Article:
As technology changes, more information is becoming available, including data we have very little control over. Smart-tv’s and ads in public spaces that listen to every word we say and the tone of our voice when we say it are examples. Data analysis projects are currently using license plate reading software on security footage to map the travel patterns of cars. A lot suggests they may soon be ready to do the same with face recognition, at which point the presence of our face in public space becomes part of our metadata. More information means more accurate data analysis. Our metadata may soon be too vast annd too complex to completely map and mirror. Which means we will need to adapt our counter measures if you want to hide something.
How do we keep it all under the radar? I don’t know. But let’s try to figure this shit out. These are some first thoughts about what security culture should look like in the age of modern big data analysis and I’d be very happy for any insights from comrades that have some thoughts on this.
Also: feel free to distribute and rework these words without credit.
You can work silence into patterns though. Like, say for example you go on your computer to do stuff for hours- or read stuff, or do homework. Start turning off your phone randomly. It will just look like you’re developing habits. Or heck, make your phone die in a place without a wall plug.
Also periodically go through permissions, delete apps that use voice permissions that shouldn’t, download apps to force permissions.
To be honest, I think if you turned off your phone regularily you would stick out because the only people who do that are activists. Your own pattern would be consistent but it’d be so different from the general population that it would raise eyebrows. So it is bothmore effective and less work to simply leave your phone on but make sure it is not with you when you plan and do actions.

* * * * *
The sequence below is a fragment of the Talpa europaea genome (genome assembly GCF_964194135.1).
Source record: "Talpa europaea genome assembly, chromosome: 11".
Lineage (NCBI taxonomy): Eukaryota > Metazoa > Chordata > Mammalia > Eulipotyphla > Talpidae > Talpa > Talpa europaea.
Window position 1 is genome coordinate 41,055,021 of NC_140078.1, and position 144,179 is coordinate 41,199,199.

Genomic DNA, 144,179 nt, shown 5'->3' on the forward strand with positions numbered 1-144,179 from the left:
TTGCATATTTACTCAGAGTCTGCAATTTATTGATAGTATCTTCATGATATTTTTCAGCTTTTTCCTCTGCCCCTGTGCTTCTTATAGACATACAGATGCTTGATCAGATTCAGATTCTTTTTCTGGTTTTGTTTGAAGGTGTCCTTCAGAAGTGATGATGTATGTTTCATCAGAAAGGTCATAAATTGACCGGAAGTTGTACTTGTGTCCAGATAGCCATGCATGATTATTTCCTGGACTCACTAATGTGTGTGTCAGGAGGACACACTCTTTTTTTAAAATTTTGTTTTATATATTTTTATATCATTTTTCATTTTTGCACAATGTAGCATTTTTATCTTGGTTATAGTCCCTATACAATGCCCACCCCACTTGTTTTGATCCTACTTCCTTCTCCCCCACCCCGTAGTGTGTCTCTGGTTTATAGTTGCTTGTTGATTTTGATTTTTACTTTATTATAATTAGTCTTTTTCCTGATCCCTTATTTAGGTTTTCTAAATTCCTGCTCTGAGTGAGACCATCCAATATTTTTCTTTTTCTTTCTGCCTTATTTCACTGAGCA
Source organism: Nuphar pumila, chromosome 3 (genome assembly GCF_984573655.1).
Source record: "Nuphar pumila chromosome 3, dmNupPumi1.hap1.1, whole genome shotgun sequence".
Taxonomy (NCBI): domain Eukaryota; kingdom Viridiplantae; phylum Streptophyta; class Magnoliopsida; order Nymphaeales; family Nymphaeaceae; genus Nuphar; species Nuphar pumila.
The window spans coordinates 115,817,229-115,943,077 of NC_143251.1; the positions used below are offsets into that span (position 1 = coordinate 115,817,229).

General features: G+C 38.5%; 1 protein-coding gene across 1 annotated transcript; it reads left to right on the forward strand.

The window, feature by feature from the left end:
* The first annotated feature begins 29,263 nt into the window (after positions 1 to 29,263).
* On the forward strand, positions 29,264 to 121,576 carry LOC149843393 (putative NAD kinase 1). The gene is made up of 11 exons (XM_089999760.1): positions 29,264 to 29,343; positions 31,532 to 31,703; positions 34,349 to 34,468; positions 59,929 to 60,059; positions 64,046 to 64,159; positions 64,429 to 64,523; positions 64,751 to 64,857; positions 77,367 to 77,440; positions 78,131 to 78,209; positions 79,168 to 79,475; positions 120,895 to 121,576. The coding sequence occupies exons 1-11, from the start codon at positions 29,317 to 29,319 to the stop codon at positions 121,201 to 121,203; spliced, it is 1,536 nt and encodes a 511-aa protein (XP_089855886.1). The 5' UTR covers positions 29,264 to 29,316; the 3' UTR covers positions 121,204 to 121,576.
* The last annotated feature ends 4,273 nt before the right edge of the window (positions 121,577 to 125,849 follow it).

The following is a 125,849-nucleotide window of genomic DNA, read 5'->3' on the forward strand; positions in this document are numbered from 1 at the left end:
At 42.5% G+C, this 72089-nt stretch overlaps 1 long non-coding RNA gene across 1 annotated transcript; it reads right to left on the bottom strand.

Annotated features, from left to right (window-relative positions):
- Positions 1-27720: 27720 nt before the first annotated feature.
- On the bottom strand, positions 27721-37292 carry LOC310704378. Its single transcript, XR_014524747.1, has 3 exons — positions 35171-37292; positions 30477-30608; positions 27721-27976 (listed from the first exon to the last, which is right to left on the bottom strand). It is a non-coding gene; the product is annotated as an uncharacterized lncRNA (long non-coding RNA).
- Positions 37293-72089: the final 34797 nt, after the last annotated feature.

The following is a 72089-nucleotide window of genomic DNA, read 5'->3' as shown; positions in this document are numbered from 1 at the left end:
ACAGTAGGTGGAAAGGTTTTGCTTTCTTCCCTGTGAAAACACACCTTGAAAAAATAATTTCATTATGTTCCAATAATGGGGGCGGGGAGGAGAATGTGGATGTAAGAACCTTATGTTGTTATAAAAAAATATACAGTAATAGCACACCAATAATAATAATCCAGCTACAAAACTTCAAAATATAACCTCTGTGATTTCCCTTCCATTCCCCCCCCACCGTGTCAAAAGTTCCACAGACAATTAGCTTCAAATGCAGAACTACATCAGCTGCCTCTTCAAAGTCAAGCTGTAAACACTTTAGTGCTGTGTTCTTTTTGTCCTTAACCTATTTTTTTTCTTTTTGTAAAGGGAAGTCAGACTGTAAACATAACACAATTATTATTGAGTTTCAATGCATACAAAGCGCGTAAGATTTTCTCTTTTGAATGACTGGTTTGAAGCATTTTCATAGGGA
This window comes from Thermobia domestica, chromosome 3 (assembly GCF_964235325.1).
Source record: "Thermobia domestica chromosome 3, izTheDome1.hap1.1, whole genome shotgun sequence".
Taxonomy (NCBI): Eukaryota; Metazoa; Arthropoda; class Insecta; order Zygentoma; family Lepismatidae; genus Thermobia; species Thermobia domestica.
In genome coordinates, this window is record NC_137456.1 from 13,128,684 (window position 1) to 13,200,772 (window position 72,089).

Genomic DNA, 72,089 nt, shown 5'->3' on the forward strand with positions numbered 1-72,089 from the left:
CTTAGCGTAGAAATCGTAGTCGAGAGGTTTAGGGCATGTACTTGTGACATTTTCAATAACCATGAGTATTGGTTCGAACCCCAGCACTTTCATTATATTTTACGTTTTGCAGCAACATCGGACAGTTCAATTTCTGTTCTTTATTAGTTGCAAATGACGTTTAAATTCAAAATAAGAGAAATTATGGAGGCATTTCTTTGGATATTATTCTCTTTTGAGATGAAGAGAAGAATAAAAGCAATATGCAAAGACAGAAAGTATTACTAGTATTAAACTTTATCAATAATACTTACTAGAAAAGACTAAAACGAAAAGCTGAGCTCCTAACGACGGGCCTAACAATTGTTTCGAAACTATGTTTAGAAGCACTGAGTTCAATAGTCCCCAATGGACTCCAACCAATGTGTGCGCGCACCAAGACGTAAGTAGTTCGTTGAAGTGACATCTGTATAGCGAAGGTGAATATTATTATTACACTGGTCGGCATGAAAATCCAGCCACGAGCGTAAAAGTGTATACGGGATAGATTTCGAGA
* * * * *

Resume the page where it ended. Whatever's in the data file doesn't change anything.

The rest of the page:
The FBI has been known to use “blackout” periods as signs of when to try and associate criminal activity (for an actual reference, I remember they used it in the Isreal Keys murders). It’s way easier to rely on your pattern and replicate it than to try and create a blackout habit with no pattern, not to mention you’re really just opening up the potential for them to associate you with other crimes related to your other blackout patterns if you end up going that route.
cyberpunk resistance organization /
but this is FUCKING IMPORTANT
A thing to note though here is that while altering your patterns could raise suspicions, talking about potential crimes around a listening device ACTIVELY gives the pigs CONCRETE evidence. If you do organizing, they know you do organizing. Just make a habit of having phones off/away for even the most innocuous shit. When/if they eventually start being able to get convictions on suspicion alone itll be time to just fully reassess how security culture works, but for now its more important to not have concrete evidence of what youre actually saying at (whatever) than maintaining consistent data patterns.
That said, if you are going to turn your phone off to talk abt stuff TAKE THE BATTERY OUT, as microphones can be accessed remotely even when the phone is “off.” If you cant take out the battery, take the dog for a walk and leave your phone at home.
Letting your phone battery just… drain when youre out and about every now and then is probably a good precaution moving forward but honestly AVOIDING GIVING EVIDENCE is way more vital than whether you raise suspicion.
Customers at Joe Nicchi’s ice-cream truck have increasingly had the same demand: give us your ice-cream for free.